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[428] for starting, the captain passed the word, “All ready!” and sailors were sent ashore to loosen the lines,. In a few minutes we were under way, and after a little difficulty in rounding with the cumbersome barges, fairly stood out for New-Madrid.

The machinery was so adjusted as to permit the escape of the steam through the wheel-house, and thus avoid the puffing which results from its passage through the pipes. So silently did we proceed, that it was scarcely known aboard that the boat was under way, and we thought some of the officers were almost unbelievers, when they asked the engineer, through the speaking-pipes, if he was “going ahead on her.”

For the first half-mile everything went still and smooth beyond even the most sanguine anticipation, and the probability of getting by the batteries unobserved was being remarked by some, when the soot in the chimneys caught fire, and a blaze five feet high leaped out from their tops, lighting brightly the upper deck of the vessel and everything around. The word was hastily passed to the engineer to open the flue-caps, after which the flames subsided, but not until the rebels had the fairest opportunity to discover our approach and prepare a reception. This was a serious mishap, because no signal, even by appointment, could so perfectly reveal our intentions, and what contributed to the misfortune, was the time of its happening, was before any of their batteries had been passed, giving them ample time to communicate from one point to another before we came within range. Notwithstanding all this, as strange as it may seem, no alarm among the rebels was discovered to follow, and we were consoling ourselves over the remissness of rebel sentries, when to our great astonishment the chimneys were again fired, and our design lighted up, as if a treacherous deity were presiding over the fortunes of our boat.

This repetition of what had seemed before an untoward event, was on deck thought to proceed from the mismanagement of the engineer, and it was with no little emphasis that the executive officer demanded: “Why in h — l the flue-caps were not kept open?” A subsequent examination proved, however, that it was a matter over which the engineer had no control, further than to suppress the fire when it occurred. The escape through the wheel-house of the steam, which, when passing through the smoke-stacks, moistened the soot, and left it to be rapidly dried and ignited by the fire in the furnaces.

The boat now presented a broadside to the upper fort, and the sentries there had not failed to discover the boat by this last accident, and alarmed the guards of the fort below by discharging their muskets. Immediately afterward five rockets were sent up from the mainland and the island, and were followed by a cannon-shot from Fort No. 2. The stillness at the upper fort satisfied all those aboard that its guns had been most effectually disabled by the spiking party. Had it not been so, the rebels would have first opened upon us with cannon from that point, since it was the first alarmed, and afforded an easy range.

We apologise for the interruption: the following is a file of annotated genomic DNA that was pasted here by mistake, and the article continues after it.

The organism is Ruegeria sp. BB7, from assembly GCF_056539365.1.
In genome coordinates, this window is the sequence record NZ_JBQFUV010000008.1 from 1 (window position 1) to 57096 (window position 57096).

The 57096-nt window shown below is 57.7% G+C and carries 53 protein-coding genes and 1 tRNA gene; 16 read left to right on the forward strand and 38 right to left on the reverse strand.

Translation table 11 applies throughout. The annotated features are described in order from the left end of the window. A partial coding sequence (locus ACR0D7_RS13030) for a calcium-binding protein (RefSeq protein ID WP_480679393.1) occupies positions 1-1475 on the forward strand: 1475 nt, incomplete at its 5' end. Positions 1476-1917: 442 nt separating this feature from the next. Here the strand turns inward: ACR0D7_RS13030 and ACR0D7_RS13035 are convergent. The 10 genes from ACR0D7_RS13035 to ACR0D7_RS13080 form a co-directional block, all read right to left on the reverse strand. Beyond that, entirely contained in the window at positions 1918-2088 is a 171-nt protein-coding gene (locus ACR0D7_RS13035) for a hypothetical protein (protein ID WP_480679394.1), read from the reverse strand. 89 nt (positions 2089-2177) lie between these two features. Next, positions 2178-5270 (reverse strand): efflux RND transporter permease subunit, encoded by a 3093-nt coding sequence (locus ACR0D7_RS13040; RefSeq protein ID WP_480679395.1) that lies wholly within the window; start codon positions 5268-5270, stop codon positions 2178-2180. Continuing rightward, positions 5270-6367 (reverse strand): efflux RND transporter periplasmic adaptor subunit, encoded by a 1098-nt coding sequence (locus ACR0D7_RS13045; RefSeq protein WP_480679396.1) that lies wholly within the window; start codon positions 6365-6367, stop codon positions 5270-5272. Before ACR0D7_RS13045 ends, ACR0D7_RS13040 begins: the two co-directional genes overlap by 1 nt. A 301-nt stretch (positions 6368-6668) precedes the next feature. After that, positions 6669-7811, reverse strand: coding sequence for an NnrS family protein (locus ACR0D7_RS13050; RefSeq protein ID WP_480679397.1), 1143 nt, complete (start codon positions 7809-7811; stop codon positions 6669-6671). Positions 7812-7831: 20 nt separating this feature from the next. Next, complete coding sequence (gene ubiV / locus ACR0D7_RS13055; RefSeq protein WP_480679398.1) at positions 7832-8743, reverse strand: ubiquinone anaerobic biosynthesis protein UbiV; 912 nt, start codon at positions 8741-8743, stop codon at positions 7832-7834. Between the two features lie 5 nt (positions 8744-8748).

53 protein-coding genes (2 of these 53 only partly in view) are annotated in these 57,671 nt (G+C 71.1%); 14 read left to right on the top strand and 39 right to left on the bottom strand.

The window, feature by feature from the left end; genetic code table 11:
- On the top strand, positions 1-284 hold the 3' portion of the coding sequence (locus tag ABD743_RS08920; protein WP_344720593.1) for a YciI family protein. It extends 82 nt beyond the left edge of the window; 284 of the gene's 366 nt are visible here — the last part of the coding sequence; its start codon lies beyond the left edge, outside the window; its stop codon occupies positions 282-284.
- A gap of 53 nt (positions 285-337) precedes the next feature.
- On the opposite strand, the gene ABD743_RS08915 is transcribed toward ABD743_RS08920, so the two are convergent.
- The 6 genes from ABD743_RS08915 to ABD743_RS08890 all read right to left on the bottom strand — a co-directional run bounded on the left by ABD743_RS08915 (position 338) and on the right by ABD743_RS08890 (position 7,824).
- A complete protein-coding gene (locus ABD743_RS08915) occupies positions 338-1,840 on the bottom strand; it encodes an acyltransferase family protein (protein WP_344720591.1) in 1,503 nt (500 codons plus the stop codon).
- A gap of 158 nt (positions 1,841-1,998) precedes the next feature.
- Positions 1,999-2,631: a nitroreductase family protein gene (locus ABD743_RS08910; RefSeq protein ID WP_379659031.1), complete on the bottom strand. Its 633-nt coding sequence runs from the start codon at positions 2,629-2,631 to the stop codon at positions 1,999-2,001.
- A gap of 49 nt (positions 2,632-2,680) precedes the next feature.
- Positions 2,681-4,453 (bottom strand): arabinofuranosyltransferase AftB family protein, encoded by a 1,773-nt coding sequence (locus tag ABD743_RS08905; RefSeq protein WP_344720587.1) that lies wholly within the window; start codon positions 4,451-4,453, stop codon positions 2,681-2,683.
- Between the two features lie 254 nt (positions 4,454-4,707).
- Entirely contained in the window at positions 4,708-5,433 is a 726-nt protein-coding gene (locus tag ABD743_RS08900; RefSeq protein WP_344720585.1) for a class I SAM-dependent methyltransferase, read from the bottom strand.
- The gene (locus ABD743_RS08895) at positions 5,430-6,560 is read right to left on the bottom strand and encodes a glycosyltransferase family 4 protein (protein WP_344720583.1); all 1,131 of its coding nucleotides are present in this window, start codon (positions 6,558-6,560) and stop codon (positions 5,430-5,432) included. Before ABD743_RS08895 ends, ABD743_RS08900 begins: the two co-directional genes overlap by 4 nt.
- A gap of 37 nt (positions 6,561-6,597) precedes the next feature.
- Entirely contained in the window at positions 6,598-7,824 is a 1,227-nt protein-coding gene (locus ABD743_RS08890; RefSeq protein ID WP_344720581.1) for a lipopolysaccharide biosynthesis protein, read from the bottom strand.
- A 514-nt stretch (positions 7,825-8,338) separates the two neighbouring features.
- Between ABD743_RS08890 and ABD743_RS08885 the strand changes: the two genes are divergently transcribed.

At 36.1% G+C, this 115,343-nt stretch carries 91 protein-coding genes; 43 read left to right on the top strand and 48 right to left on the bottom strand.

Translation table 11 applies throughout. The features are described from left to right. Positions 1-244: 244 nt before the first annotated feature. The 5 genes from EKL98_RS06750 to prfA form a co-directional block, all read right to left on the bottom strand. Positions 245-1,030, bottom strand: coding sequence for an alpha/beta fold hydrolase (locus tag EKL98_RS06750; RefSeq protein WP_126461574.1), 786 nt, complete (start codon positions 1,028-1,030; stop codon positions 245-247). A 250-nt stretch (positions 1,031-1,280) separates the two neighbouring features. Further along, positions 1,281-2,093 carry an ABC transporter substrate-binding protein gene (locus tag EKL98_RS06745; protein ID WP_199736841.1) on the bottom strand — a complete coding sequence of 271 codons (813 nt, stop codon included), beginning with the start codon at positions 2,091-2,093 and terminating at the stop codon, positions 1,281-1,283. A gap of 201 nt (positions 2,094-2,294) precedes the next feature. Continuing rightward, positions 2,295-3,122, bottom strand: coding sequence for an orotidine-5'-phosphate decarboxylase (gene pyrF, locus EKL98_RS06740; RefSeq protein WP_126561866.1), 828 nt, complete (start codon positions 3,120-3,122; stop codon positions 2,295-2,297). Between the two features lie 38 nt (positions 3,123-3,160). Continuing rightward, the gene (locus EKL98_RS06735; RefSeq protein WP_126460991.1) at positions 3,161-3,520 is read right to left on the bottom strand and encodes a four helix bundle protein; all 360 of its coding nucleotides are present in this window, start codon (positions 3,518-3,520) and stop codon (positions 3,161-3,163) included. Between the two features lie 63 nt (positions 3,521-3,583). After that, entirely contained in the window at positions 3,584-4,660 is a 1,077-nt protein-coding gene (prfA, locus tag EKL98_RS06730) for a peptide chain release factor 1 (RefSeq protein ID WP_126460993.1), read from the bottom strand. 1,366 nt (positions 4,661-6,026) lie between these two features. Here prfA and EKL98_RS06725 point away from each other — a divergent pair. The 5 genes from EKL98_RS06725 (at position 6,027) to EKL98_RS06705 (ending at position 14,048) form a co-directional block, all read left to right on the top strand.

But one course remained to be pursued by the officers of the Carondelet. That was to let on a full head of steam, and make the greatest possible haste by the rebel batteries, which were now momentarily expected to open fire from all of their guns. To this end orders were hurriedly passed below to the engineer, and the speed of the boat was soon much accelerated. Mr. Wilson, one of the boatswain's mates, was stationed on the forecastle with lead and line, to give the soundings. Mr. Gilmers, one of the master's mates, was placed forward on the upper deck to repeat them to Capt. Hoel, who also stood upon deck to direct the pilots how to steer the boat.

Just at this juncture, while vivid flashes of lightning lit up the hurried preparations of the rebels, as they charged and trained their guns; while peal after peal of thunder reverberated along the river, and the rain poured down in torrents, came on the crisis. Now was the time for coolness and heroism. Capt. Walke was in the pilot-house deliberately giving orders. Capt. Hoel stood firmly on deck, in a perfect shower of cannon and musket-balls which were now launched upon us, and as he discovered the out-lines of the banks, or the course of the channel by the aid of the flashing lightning, his clear voice rang out his commands to the pilots who steadily held the wheel. But once, we believe, during the perilous passage, did the watchful eyes of the Captain suffer the boat to gain a precarious position, and then it was when a lengthy intermission between the flashes of lightning completely obscured our course, and the current striking the cumbersome barge, sheered the vessel, and carried it toward a neighboring bar. The first glare of light, however, disclosed our situation, and the current, and rapid commands, “Hard-a-port, Hard-a-port,” admonished us of danger. The boat nevertheless soon regained the channel, and our fears were dispelled by remarks on deck that all was “going well,” and the anxiously awaited reports as they came from the forecastle: “No bottom.”

Just at this time the Benton, Pittsburgh, and several mortars, opened upon the rebels, who were so industriously storming the Carondelet, and it gave us great satisfaction to know that our friends were returning a fire which we could not.

When we got well out of range of the enemy's main land batteries, past the first shock which greeted us from the head of the Island, and were, gliding down the north bank, the exultation began, and the most disparaging comments were made upon the enemy's wild firing.

This, though, we think was accurate, when the circumstances under which it was made are taken into consideration; and we doubt whether our own gunners could have excelled it during such a furious hurricane as was then raging, and

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